If you notice physical or behavioral changes in your horse, it may have more to do with the fit of your saddle than anything else.
Over the past few years, there’s been a proliferation of articles in all sorts of publications on topics like “How to slow down the rushing horse”, “How to ride the stumble out of your horse”, “How to make your horse go forward”, and on and on. All these negative and unwanted “behaviors” from horses may actually be due to something as simple as a poorly-fitting saddle.
Poor saddle fit impacts your horse’s reflex points and causes simple instinctive reactions rather than conscious behaviors. But many articles seem to indicate that these reactions are a result of rider error, and attempt to address corrections by either offering solutions to change rider behavior (or fitness levels), or more drastically, calling in a vet to administer pharmaceuticals to address the issues. So what are some of the signs that your problems could be due to poor saddle fit?
These are just some of the indications that your saddle could be bothering your horse:
- A dip in the muscle just behind the wither
- Incorrect development of the neck (“ewe” neck)
- Tail hanging crooked, “pinched in” or swishing
- Hollow, unengaged back
- Whites of eyes showing
- Excessive chomping of bit when ridden
- Ears laid back
- “Girthiness” (bloating when the girth is being done up)
- Stumbling or tripping
- Four-beat canter/pace
- Bucking or rearing
- Resistance to going forward
- Refusals at jumps
- White hairs or blisters at wither area
- Poor work attitude, general “bad behavior”
The list is overwhelming. Obviously, there are sometimes absolutely valid psychosomatic reasons behind some of these things, or actual illnesses causing these behaviors (or lamenesses), but I would like to suggest that before you resort to expensive veterinary or “neuroscientific” treatments, you invest in a simple diagnostic evaluation of your saddle fit using a qualified saddle fitter who understands equine biomechanics and anatomy and the ramifications for your horse if the saddle doesn’t fit properly.
Learning to listen
If the saddle puts pressure on the reflex points along your horse’s spine because of a gullet channel that is too narrow, or because it twists during movement due to natural asymmetry, the horse will reflexively lower his back to escape the pressure/pain. The goal of having the horse engage his back or bring it up during riding is unachievable. Forward impulse and momentum are lost. Defensive behavior from the horse and a rider out of balance are just some of the other ramifications. This results in a frustrating experience for both horse and rider. The horse would like to respond to the aids the rider gives him, but the pressure on his reflex points inhibits his ability to do so. Think about your knee reflex — even if the doctor told you to refrain from kicking him when he taps your patella, you would anyway, and there would be nothing you could consciously do about it.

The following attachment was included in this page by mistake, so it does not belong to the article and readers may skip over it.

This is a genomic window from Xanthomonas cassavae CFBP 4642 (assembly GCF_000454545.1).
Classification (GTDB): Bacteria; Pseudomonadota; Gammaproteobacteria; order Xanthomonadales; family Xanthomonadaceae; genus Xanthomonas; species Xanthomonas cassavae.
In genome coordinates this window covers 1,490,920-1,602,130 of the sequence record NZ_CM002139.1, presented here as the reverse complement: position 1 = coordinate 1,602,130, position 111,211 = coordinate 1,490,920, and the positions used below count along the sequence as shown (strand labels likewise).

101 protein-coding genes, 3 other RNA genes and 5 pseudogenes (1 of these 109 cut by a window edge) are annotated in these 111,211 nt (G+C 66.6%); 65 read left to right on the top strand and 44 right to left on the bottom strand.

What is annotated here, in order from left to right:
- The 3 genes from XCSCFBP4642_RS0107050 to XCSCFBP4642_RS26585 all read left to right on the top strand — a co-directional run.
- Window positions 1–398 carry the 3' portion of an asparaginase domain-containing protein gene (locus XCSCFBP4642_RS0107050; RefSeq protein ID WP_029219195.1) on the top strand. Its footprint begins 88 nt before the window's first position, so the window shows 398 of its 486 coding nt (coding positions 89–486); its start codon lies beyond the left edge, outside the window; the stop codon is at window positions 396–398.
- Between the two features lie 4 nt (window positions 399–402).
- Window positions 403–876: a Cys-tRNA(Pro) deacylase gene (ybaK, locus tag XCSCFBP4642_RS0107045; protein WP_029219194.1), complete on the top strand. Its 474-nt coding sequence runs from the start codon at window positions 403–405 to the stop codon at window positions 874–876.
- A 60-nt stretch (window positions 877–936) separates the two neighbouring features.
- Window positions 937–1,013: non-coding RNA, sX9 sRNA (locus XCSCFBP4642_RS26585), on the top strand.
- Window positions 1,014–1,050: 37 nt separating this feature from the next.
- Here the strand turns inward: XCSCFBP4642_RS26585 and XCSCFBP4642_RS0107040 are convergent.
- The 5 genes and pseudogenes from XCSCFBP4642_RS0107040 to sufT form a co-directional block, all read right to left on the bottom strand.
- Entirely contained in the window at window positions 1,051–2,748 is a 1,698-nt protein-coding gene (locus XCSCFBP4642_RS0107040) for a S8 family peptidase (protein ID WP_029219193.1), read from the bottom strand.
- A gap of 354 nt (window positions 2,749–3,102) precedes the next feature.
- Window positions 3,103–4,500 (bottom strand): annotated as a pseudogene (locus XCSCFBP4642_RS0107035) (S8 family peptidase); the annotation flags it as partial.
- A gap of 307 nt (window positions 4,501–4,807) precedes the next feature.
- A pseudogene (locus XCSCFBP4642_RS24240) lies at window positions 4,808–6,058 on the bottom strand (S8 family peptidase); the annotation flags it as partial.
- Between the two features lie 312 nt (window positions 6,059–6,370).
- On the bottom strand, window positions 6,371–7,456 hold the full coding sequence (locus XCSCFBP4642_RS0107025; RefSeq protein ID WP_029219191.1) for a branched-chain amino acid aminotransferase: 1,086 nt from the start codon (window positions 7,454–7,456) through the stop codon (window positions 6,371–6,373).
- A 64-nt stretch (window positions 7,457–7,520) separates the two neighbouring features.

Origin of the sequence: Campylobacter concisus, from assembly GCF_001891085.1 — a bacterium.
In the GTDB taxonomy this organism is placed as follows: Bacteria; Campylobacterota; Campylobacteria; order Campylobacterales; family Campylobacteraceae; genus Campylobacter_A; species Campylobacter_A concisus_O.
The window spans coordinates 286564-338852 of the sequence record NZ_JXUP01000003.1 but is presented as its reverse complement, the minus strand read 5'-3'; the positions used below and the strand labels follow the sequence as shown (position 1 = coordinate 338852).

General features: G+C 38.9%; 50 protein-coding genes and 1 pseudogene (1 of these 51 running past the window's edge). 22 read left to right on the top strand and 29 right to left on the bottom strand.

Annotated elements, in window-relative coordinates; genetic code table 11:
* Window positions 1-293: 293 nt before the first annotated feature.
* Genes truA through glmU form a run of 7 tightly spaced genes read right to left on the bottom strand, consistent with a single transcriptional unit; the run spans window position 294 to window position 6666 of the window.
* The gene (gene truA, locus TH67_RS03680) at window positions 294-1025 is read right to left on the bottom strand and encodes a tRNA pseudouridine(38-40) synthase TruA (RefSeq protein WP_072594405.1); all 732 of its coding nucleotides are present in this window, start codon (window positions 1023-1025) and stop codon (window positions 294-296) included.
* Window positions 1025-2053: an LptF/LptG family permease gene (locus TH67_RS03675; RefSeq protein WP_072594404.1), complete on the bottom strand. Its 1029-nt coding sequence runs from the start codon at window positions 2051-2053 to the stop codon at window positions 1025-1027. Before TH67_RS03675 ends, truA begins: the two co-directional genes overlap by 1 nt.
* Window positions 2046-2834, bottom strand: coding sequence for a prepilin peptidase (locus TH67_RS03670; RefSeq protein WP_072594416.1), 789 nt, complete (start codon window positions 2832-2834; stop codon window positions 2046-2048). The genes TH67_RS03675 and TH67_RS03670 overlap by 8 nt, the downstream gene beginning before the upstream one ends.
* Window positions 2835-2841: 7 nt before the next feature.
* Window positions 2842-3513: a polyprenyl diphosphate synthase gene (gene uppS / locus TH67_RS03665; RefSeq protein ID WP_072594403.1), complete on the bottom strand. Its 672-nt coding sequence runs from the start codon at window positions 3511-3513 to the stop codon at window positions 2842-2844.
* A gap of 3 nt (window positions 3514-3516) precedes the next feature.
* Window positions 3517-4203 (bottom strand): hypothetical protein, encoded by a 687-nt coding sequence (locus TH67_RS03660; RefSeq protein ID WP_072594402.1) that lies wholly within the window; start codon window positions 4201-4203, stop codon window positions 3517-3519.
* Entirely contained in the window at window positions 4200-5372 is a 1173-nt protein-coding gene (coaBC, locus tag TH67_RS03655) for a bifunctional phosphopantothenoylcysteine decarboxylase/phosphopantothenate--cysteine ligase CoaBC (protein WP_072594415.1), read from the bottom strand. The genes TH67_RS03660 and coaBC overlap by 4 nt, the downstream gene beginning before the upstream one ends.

So it makes sense that a saddle that consistently puts pressure on the horse’s reflex points would be frustrating and eventually even damaging to the horse. Let’s say you give your horse the signal to move forward. However, if the tree angle is too wide, or the tree width too narrow, and the saddle tree is putting too much pressure on Cranial Nerve 11 (more on this next time), then the horse cannot really comply. The reason for this is that the saddle hits the reflex point, which hinders the horse’s ability to move. The actual reflexive reaction at this point is to drop the back, lock the shoulder, and rotate the pelvis.
Despite his best intentions, the horse instinctively will not — and more importantly, cannot — move forward. He experiences the inner battle of wanting to obey his rider (“Let’s go forward”) and his instincts (“Stay still”). A losing proposition for the horse – and possibly physically and psychologically painful for him, as the rider thinks his immobility is simply stubbornness and starts using spurs and whip aids. Consider trying to briskly drive your car away while the handbrake is still on. Tires will squeal, you can move only haltingly, and smoke is generated from the burning of the brake pads. That’s what your horse goes through, and what it feels like.
So let’s listen a little more to what our horses are trying to tell us – they can’t speak, but their behavior speaks volumes! And if it can be fixed by something as easy as adjusting the saddle – isn’t that a win/win for all concerned? Ensure a certified saddle fitter/saddle ergonomist analyzes your fit — someone who at least has a basic knowledge of equine anatomy and biomechanics, and knows the causative issues behind some of the problems you’re experiencing, so he/she can help you figure a solution for you and your horse.
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